Hm. This is where we are supposed to say “ere b’nguss, esti miskeen sewiyewin tewut.” (“Can you just leave the poor guy alone?”)

    Well, not this time. And not this ET-Chick. I know Dagmawi will be deeply disappointed in me for not heeding to his advice to

    try not to react emotionally and with anger. Try not to lash out at the US State Dept. and any others who may be mistaken in their assessment of the situation. We just need to calmly lobby them (and not insult them) and point out how far the ideology of the Meles regime differs from the principles of the USA/EU.

    Listen, I know… I know that Sachs can’t just drop Meles from his AOL Buddy List. But he needs to know that there are other people with grown-up IQs listening to him, and we are going to call him on his mind-bogglingly careless statements.

    In the end, though, Ethiopia is not Jeffrey Sachs’ responsibility. Just like Nancy, he can always inject his “out clause”: “Hey, leave me alone. I am helping your stinking, starving country.” But we, we who don’t want to leave our children an Ethiopia maimed and bloodied have to take on the burden. We cannot, cannot let another generation of Ethiopians wake up in the middle of the night, drenched in cold sweat, screaming uncontrollably. We cannot sit by and watch democracy passing Ethiopia while we lament about it from a country that has given us the freedom to speak out.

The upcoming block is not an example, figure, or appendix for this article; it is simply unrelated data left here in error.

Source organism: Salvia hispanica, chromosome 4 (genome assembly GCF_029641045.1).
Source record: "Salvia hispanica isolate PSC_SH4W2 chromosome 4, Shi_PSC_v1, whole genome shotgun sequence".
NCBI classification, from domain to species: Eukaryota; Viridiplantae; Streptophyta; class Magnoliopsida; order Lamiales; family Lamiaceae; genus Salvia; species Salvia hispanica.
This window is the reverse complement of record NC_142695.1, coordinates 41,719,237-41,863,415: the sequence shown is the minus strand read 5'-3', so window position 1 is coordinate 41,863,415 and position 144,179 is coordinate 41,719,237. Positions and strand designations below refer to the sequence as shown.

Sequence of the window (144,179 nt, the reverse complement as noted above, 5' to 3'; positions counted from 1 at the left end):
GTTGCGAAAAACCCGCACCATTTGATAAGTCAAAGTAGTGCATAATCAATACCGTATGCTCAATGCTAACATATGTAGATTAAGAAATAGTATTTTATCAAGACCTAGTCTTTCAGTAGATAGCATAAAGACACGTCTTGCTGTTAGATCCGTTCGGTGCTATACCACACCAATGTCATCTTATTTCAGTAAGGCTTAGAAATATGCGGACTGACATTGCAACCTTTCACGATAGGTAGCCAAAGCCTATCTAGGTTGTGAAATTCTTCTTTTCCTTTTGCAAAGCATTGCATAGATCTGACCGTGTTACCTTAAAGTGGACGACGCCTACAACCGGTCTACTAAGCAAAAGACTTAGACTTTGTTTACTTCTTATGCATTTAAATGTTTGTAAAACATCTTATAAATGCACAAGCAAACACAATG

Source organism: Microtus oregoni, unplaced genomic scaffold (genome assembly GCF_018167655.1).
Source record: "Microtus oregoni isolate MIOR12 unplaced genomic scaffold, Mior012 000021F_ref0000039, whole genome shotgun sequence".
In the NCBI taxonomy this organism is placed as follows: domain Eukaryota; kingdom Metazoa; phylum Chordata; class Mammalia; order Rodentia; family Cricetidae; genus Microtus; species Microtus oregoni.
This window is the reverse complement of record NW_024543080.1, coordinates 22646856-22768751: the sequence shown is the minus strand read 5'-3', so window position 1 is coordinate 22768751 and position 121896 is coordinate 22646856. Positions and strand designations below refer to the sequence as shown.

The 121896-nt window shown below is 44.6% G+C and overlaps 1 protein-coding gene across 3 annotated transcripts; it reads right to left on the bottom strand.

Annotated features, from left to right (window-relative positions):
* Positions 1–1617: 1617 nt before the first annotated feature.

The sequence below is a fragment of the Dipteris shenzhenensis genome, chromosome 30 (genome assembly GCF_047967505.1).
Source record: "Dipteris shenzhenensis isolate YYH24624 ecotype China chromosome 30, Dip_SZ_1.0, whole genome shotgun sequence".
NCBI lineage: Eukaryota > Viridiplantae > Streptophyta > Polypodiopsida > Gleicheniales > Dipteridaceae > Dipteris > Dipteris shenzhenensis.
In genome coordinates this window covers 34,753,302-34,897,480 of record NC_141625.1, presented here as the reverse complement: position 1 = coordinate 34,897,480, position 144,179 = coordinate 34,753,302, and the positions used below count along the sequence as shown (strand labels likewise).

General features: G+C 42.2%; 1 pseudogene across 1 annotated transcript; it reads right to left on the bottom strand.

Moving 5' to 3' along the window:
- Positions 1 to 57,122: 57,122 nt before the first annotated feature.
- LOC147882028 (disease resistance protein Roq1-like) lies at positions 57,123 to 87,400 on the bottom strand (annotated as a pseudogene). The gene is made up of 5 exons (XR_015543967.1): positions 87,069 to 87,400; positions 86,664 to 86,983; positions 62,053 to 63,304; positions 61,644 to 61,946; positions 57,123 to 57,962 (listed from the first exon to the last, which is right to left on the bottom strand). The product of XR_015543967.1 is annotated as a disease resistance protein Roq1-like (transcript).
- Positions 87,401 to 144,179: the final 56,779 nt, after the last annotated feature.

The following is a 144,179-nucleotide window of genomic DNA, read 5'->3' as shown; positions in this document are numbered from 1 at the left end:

Jeffrey Sachs feels at liberty to talk to us this way because we let him. I am not demonizing him. That’s the EPRDF’s tactic. (Self-appointed viceroy, anyone?) But I hate having my intelligence insulted, especially since I have so little of it.

    One of the first lessons you learn in these great United States is that if you do not call out bullshit the first time you see it, the next time you notice it, you’re already waist deep in it.

    So, in whatever decorous way I can, I am hurling the magazine across the room and storming out. It’s rude to insult peoples’ intelligence. I hope my withering g’limicha conveys across on the innernetz.

    Write to Professor Sachs. Make sure you cc his colleagues. Can someone add to the list I have? (C’mon you ET policy wonks. Open your Palms.)

    — Sorry about the long post, And i was going so well! Damn. Have a great weekend.–

  • […] There were no confirmed reports of deaths during the protests, which were sparked by controversial national elections and the subsequent mass arrests of opposition politicians, journalists and alleged rioters. But the violence had ominous echoes of more serious confrontations in June and November last year, when more than 80 people were killed. […]

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  • […] sent chills when I was recently reminded of what happened in Ethiopia in 2005 when the opposition began a similar boycott… Posted by giantpanda Filed in TIMOR, […]